Farm Ireland

Tuesday 25 October 2016

Sheep: A high soya-based ration is key to milk quality in ewes

John Fagan

Published 17/02/2016 | 02:30

John Fagan plans to vaccinate all replacement ewes entering the flock.
John Fagan plans to vaccinate all replacement ewes entering the flock.

As election fever grips the country, what I call 'preparation fever' for lambing is gripping the farm. I am now only a few weeks away from the beginning of lambing. I have been preparing for this since last July so I find I can get a bit edgy at this time of year.

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I am anxiously awaiting the opportunity to get fertiliser out on the fields closed off since last October. It is vital to get it out to ensure there is enough grass to last me through the spring without having to supplement my ewes and lambs.

Luckily the mild winter has left the grass cover on the farm in a super condition. So, given the right conditions, I will go out with a half bag of urea in most fields. I just need mother nature to lay off with the monsoons and hurricanes.

Feeding pregnant ewes in the run-up to lambing is a tricky business. You've got to check the ingredients of the feed that you are giving your ewes and give them the right quantity. I like to go for a high soya based ration.

This means that soya should be at least second or third on the list of ingredients making up at least 15pc of the contents of your ration. Without soya in your ration at a significant level you are going to find yourself in a situation where your ewes could lamb down without sufficient milk for their lambs.

You then have all the problems associated with this such as weak lambs with low levels of immunity. Ultimately you will be faced with significant losses.

Insist on a high soya based ration from your feed merchant and don't be fobbed off with alternatives. I have built the doubles and triplet carrying ewes up to 0.5kgs of a high soya 17pc ration.

I am now giving the triplet bearing ewes an extra 200 grams in the evening of a 20pc nut, which is again high soya based. I will also move the triplet ewes up to a total feed of 1 kilo of ration in the last 10 days, splitting the feeding in two.

Lambing pens

In the meantime I have been busy cleaning up the yards, getting the lambing pens up and bedded down in the inevitable event that a ewe will lamb on a Sunday afternoon and I haven't got anywhere to put her or anything to give her. Every sheep farmer's nightmare!

I made the trip to the local vet supplies shop in Mullingar and got all the kit I need for lambing. It is extensive with lamb stomach tubes, lube, gloves, rubber rings, spray markers and iodine. You could call it retail therapy for a sheep farmer. I also checked all the red lamps to make sure that they are working in case I need to warm up a lamb.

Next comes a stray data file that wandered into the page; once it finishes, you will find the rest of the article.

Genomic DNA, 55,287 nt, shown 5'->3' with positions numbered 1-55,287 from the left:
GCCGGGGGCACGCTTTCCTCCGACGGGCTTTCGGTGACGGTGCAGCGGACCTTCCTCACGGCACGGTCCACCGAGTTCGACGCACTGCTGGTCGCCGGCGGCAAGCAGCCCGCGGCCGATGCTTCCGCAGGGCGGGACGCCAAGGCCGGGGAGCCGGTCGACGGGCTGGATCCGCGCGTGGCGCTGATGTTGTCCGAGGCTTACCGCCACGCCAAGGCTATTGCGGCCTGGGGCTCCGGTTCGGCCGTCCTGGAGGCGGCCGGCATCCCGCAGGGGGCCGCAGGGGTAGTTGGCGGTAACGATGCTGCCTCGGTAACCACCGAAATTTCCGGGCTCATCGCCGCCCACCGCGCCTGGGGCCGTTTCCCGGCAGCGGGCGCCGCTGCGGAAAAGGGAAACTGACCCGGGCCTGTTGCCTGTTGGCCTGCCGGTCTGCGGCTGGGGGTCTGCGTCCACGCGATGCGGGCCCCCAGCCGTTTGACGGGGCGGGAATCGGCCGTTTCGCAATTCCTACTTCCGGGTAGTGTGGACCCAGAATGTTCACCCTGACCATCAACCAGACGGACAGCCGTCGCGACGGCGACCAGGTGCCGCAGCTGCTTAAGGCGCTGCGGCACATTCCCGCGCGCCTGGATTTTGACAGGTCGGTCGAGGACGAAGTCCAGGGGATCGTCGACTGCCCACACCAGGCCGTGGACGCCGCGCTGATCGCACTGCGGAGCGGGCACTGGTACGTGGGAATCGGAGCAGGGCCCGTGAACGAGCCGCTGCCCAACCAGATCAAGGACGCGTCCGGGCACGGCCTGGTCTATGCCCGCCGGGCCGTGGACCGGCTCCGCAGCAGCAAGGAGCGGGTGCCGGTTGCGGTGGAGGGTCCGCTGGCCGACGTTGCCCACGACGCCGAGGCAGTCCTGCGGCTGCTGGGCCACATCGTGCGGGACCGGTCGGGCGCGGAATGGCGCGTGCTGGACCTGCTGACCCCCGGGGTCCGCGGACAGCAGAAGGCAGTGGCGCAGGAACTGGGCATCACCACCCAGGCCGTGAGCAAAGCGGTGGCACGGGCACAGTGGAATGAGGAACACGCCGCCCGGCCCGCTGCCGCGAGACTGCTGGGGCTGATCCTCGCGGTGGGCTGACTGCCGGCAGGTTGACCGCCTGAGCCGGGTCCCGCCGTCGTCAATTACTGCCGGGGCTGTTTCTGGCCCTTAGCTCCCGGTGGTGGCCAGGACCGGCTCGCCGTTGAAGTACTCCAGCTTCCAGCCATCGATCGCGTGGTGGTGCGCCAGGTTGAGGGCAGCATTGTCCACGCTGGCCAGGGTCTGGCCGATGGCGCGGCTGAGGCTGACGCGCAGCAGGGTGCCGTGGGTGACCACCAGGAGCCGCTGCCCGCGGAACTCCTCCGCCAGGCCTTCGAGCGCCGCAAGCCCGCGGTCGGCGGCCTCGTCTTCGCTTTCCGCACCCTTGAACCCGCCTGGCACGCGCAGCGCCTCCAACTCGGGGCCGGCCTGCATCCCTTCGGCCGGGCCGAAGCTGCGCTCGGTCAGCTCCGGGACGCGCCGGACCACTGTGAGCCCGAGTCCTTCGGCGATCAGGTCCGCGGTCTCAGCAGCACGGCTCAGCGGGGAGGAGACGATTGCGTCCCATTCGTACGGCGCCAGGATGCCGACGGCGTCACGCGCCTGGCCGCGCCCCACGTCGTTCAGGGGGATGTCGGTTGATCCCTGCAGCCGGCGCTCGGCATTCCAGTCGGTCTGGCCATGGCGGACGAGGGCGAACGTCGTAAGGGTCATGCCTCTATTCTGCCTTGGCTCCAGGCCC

I have been told that my mother's cooker is no longer an acceptable way to warm up a cold lamb. A local dairy farmer has been providing me with colostrum/beestings which I have been freezing up in small quantities.

I find cow colostrum is by far the best substitute for ewe's milk for lambs that need a kick start. I have used synthetic colostrum products over the years without much success.

I am getting the automatic lamb feeder dusted down and ready to roll. I invested in one of these three years ago and I haven't looked back since. It can feed up to 240 pet lambs automatically.

With 150 sets of triplets I will inevitably have a lot of pets as it won't be possible to adopt them all. It costs me roughly €50/hd to rear the pet lambs from the machine right through to finishing so it paid for itself in one year.

I am constantly checking my ewes for twin lamb disease. You need to be vigilant as it is easily missed by the untrained eye.

If you see a ewe hanging back from the feed trough or one that is lame or has lost a lot of condition, these ladies are particularly vulnerable to twin lamb disease and are easily treated if spotted in time. A quick dose of about 150mls of electrolytes and some calcium under the skin can easily save her.

They must be spotted early for treatment to have a positive effect. I would also put a shook ewe in a separate pen where they can get easy access to hay, water and feed.

One thing that I have noticed this year is the lower incidence of abortion. Last year I had a lot of cases, in fact most years I would always have had a few cases which I put down to little hurts that a ewe might pick up in late pregnancy.

This year, and not wanting to jinx myself, I have had none. Last year at lambing I brought samples to the regional veterinary office which tested positive for toxoplasmosis.

Last September I started to vaccinate the younger ewes and I am just ,thinking that perhaps it had been present in the flock over the years and finally I have got to the bottom of it. With any flock an abortion storm is not something you want to happen.

Toxoplasmosis is spread by cat faeces in straw, sheep inevitably stick their noses into it and this causes abortion. Immunity can be built up in sheep over time but the risk you are taking is with young sheep. My plan now is to vaccinate all replacement ewes entering the flock and therefore in time I will be fully immune to it.

John Fagan farms at Gartlandstown, Co Westmeath

Indo Farming


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